Climate, Health and Equity Newsletter
Record heat, collapsing ice, and a 12-year warning
April 7, 2022
The Climate, Health & Equity Brief is GMMB’s take on the week’s news on the current impacts of climate change. If you haven’t subscribed yet, you can do so by clicking here.
Hot Topic: Breaking the ice. A new report has found that for humanity to have a 50 percent chance of limiting planetary warming to 1.5°C (2.7°F), wealthy countries must completely end oil and gas production within the next 12 years and provide financial support for developing countries—which have much smaller carbon footprints—to complete their energy transitions no later than 2050.
Driving home this urgency is the fact that the impacts of our continued reliance on fossil fuels are being felt much faster than expected. In Eastern Antarctica, two climate-fueled events have shocked scientists in recent days. On March 18, the Concordia Research Station—located at the coldest place on Earth—recorded a temperature of 70°F above normal, setting a new world record for the largest temperature excess ever recorded.
The same week, an ice shelf larger than New York City broke off in a region of the continent scientists have long thought was the least vulnerable to rising temperatures. Ice shelves play a vital role in restraining inland ice from flowing into the ocean and increasing sea level rise. While ice shelves naturally go through cycles punctuated by isolated calving events, scientists have seen several undergo total disintegration in recent decades, with this unexpected event continuing that troubling trend.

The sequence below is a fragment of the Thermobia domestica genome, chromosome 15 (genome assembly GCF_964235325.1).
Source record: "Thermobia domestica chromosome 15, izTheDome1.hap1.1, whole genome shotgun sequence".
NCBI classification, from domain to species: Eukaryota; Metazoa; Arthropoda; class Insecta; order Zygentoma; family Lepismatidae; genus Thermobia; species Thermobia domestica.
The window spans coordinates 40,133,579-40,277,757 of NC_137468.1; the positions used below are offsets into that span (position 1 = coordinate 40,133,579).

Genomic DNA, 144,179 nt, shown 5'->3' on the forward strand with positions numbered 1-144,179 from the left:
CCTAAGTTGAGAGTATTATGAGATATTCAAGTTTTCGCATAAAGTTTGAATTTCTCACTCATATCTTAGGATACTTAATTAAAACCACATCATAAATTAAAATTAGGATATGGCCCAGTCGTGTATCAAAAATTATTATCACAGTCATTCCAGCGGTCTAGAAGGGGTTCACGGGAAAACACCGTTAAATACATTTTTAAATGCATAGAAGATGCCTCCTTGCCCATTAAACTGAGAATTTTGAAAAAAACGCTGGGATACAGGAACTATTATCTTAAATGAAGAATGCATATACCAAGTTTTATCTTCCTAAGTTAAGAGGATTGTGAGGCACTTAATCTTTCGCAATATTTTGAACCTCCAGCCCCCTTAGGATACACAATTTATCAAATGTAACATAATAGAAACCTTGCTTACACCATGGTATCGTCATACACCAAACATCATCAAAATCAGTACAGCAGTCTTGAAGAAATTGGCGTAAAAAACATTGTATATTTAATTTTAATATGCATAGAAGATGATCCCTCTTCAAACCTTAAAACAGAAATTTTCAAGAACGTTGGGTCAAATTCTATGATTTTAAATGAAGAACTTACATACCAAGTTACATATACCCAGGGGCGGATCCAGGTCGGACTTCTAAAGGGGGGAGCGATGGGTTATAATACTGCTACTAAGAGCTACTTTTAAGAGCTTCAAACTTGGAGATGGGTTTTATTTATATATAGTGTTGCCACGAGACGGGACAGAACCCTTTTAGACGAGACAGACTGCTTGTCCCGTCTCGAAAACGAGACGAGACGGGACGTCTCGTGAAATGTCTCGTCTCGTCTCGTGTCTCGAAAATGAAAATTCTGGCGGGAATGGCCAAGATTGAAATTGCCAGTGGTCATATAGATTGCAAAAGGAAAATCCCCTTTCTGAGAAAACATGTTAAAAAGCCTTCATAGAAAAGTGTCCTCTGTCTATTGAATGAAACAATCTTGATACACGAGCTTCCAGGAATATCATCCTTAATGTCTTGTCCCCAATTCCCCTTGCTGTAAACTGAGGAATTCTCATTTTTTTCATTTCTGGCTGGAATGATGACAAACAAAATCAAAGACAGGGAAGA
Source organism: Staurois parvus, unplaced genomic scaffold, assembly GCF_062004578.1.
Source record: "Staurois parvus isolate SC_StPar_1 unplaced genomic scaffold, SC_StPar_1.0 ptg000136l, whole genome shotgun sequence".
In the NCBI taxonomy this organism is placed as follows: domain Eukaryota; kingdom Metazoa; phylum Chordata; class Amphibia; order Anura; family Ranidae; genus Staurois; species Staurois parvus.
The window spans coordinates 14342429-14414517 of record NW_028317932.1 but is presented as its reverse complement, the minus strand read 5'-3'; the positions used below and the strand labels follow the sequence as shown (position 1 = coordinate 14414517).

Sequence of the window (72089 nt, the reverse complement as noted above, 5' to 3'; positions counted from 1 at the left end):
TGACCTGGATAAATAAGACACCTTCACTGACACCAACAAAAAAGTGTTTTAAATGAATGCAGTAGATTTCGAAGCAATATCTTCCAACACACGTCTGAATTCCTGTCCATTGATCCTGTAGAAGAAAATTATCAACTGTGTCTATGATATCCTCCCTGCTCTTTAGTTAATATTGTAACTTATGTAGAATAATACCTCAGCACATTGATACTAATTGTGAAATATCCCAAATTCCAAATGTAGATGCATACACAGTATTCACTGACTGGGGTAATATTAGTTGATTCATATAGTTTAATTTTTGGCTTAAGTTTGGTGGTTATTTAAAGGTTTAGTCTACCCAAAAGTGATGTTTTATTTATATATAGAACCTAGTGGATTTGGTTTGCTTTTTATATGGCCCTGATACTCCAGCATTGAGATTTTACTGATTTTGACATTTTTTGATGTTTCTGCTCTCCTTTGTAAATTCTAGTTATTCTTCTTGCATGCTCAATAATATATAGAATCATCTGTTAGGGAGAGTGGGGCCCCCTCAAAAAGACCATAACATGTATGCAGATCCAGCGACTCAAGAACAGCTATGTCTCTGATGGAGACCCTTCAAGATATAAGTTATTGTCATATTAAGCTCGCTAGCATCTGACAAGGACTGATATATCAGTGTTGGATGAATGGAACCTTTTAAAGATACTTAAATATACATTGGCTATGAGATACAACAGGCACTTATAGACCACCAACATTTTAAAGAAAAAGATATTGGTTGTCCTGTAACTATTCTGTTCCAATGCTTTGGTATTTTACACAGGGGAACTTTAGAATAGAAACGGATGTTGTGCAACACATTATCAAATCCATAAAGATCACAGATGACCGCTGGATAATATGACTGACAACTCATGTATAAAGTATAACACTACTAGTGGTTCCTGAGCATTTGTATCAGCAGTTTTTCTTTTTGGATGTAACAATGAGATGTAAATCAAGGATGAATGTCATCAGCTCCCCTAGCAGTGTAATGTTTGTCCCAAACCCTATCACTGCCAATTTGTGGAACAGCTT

And other news this week continues to show the range of downstream effects that rising temperatures have on human and planetary health. Australia’s Great Barrier Reef is experiencing an unprecedented sixth mass coral bleaching event, marking the first such occurrence during a cooler ‘La Niña’ weather pattern. Some 726 wildfires burned across Texas in March, causing several communities to evacuate. And following a spike in West Nile Virus cases in Colorado, scientists warn that higher temperatures and increased drought conditions make conditions ripe for mosquitoes to thrive—and deadly diseases to spread.
—Matt & Traci, GMMB
After at least 726 wildfires burned over 164,000 acres across Texas in the month of March, officials warn that persisting drought and above-average temperatures across the state are likely to fuel additional blazes in the days and weeks to come. (Reuters)
Scientists warn that intensifying drought conditions across the U.S. will increase the prevalence of mosquitoes infected with the West Nile Virus and potentially cause the number of annual nationwide cases to double—and triple in areas with low immunity—by mid-century. (Kaiser Health News)
New research revealed that particle pollution from wildfires in the Pacific Northwest and parts of Northern California could increase by more than 50 percent by mid-century and increase the risk of cardiovascular failure and birth defects, among other health issues. (San Francisco Chronicle)
A new report found that to give the world a 50 percent chance of achieving Paris Agreement goals, the world’s richest nations must end fossil fuel production by 2034 and provide support for poorer nations to make the same transition by 2050. (The Washington Post)
An ice shelf larger than New York City has broken off eastern Antarctica, alarming scientists who long considered ice in the area stable and threatening to allow glacial ice streams to spill into the ocean and contribute to sea-level rise. (The Washington Post)